Keynesian is a segment of the economy prior to its findings. Keynes regard the theory of total spending within the economy commonly referred to as the aggregate demand as well as the economic effect of the same towards output and inflation. According to Keynesian economy, the total demand in the economy is a function of many factors, which often act erratically towards the economy. According to some Keynesians, however, monetary policy is powerless in manipulating the economy while at the same time finds the powerlessness of the Fiscal Policies which in essence do not hold today. In addition, Keynesian also believes that changes in aggregate demands whether expected or not have their biggest short-run impact on the actual output and employment but not the prices as portrayed in the Phillips curve. Indeed, the monetarist views money demand as independent of the interest rates while the level of investments in the economy depends significantly on the interest rates (McConnell & Brue, et al. 2005).

It is clear in real economics that the monetary policies can result in real effect on economic output and employment rates if the nominal wages do not experience instant adjustments. As a result, injection of money into the economy would lead to a complete change in the commodity prices in the economy and a subsequent change in the consumer purchasing power. According to the standard economic theory, however, there is rigidity in real supplies and demands with proportionate fluctuations of all nominal prices. However, according to Keynesian, prices are relatively rigid. Consequently, a change in expenditure, for instance, government expenditure, leads to a subsequent fluctuation in the level of output in the economy (Corsetti, 2010).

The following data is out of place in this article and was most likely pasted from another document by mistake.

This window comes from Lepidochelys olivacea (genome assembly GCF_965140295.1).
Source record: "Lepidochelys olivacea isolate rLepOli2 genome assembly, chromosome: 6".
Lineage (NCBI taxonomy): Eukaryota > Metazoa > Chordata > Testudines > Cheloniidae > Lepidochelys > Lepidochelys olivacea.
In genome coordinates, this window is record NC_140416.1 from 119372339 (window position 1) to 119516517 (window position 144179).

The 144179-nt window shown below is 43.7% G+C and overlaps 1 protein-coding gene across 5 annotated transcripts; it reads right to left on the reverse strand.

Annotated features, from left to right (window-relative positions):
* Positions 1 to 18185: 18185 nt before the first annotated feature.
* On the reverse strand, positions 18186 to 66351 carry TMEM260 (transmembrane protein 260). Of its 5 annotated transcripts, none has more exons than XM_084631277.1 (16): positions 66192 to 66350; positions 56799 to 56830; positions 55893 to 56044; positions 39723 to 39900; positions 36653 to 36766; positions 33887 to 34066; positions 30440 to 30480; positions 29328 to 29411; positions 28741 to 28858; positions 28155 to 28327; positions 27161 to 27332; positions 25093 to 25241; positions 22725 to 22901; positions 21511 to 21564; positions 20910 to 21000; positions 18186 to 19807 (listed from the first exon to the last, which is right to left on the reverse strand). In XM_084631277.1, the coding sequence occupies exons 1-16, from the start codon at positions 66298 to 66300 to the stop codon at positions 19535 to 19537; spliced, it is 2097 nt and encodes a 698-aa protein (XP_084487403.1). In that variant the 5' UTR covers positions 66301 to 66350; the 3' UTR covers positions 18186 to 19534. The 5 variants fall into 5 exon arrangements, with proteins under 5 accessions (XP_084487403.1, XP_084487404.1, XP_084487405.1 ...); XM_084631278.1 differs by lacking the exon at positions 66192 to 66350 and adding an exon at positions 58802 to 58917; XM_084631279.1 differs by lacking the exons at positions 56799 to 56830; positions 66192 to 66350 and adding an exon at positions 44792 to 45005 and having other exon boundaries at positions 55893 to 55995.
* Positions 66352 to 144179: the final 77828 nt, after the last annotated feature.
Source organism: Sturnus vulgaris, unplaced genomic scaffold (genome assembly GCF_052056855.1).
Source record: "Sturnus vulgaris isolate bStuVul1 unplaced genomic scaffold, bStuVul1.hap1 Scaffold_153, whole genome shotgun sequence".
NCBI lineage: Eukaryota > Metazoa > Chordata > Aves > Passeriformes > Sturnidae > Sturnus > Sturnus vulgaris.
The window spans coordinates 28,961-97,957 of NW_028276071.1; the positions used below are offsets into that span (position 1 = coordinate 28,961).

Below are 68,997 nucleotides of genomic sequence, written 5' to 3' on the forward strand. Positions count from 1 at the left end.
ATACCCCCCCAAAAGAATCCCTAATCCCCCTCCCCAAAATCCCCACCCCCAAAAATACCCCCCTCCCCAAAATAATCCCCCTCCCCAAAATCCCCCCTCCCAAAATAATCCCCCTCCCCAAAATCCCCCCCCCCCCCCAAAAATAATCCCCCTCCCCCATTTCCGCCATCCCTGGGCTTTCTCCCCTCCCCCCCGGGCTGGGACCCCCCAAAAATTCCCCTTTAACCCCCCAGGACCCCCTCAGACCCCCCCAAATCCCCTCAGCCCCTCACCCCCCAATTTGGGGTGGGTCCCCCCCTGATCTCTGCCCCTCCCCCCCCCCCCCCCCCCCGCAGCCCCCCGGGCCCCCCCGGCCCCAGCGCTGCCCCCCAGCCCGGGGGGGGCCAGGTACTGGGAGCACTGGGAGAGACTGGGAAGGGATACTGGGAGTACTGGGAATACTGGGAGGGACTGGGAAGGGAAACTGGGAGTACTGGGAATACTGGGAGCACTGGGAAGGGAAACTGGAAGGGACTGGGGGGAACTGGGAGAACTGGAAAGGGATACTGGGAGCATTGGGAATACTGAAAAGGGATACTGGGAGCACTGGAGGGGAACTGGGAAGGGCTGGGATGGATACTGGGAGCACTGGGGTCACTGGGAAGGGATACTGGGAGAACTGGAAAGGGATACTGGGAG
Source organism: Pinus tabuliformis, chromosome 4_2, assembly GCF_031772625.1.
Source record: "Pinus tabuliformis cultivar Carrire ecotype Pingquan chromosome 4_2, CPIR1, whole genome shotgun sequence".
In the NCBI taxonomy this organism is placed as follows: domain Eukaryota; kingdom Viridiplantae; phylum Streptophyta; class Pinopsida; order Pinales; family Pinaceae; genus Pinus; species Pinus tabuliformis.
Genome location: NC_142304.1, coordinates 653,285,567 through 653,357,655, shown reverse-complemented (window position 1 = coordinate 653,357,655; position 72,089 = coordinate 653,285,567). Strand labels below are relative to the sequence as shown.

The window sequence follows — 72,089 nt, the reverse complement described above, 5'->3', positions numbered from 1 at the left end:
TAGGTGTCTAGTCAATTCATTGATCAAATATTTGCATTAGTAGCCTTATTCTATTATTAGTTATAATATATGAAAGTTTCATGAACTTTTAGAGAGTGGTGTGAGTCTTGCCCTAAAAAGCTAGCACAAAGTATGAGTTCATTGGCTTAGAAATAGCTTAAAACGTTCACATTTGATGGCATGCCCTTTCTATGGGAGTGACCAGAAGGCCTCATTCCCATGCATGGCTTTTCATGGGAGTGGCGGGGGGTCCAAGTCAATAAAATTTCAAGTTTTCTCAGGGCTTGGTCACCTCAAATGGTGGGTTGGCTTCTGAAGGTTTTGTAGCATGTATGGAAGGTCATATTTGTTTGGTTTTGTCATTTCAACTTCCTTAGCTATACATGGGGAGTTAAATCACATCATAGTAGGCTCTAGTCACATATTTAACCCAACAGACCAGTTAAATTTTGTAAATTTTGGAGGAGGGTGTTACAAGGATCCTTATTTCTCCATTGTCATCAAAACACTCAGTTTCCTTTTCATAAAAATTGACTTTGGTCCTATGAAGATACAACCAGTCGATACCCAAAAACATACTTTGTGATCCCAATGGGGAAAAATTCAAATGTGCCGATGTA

The classical economics, on the other hand, takes a different perspective relative to monetary and fiscal policies. According to classical economics as well as the supply-side perspectives and, as opposed to Keynesians, the effect of the aggregate demand to the money supply is negligible in the long-run. On the contrary, the money supply is affected by the physical injection and expulsions in the economy such as the interest rates and taxations which are substantially aligned by central banks. However, Keynes argued that central banks were ineffective in the use of expansionary monetary policies in providing solutions to great depressions. In an attempt to verify their argument, Keynesian economist such as Milton Friedman, therefore, sought to substitute passive monetary policies with active one and imposed questions on the occurrence of great depressions despite the existence and use of the expansionary monetary policies. According to analytical view of Keynes from the empirical study of the United States, money supply fell drastically prior to the occurrence and during the great depression. According to Keynes, the main cause of the depressions is the Federal Reserve Systems since it supposedly implied contractionary policies other than the expansionary ones. Therefore, Keynes believed that expansionary policies improve the economic performance (Kumar & International Monetary Fund, et al. 2007).